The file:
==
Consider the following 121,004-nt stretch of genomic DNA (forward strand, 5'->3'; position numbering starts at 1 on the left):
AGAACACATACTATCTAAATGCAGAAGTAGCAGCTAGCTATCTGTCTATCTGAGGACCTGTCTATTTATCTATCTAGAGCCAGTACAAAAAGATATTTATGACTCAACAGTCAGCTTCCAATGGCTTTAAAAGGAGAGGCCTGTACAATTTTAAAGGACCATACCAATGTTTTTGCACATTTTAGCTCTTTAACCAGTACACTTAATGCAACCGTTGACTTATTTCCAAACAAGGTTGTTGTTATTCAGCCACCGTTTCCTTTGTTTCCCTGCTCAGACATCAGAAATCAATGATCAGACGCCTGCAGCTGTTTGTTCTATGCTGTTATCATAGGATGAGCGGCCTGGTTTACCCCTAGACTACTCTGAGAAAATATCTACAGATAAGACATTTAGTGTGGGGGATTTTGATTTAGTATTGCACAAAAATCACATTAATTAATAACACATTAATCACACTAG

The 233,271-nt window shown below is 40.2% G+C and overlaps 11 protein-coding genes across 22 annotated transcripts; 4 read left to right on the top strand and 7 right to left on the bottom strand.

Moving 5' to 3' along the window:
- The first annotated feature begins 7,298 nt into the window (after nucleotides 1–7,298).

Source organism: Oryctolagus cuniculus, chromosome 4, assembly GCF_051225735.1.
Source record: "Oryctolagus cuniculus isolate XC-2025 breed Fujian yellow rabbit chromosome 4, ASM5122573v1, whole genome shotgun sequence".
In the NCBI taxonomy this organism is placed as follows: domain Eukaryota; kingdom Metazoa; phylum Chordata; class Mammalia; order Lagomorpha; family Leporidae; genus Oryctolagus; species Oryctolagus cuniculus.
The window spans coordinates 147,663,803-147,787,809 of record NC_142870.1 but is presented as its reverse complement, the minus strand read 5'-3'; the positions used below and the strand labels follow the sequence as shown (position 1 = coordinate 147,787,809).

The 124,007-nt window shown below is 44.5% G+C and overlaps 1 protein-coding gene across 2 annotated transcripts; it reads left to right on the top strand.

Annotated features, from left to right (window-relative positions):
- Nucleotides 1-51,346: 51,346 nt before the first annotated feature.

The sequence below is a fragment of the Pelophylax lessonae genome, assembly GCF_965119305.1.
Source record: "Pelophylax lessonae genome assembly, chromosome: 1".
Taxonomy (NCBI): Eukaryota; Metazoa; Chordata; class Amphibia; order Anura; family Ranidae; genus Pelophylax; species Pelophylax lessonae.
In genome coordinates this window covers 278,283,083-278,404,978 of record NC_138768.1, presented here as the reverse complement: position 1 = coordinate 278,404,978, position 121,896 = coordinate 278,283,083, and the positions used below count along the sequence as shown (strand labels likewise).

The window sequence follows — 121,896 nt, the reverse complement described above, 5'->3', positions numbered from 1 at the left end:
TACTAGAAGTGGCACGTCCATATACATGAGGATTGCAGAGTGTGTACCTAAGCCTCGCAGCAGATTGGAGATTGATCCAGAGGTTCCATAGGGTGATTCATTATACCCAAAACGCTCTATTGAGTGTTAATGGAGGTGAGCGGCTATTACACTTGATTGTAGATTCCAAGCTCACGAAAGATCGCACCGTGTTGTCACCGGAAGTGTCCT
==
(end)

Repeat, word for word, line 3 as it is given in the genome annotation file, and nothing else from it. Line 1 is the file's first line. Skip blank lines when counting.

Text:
The 233,271-nt window shown below is 40.2% G+C and overlaps 11 protein-coding genes across 22 annotated transcripts; 4 read left to right on the top strand and 7 right to left on the bottom strand.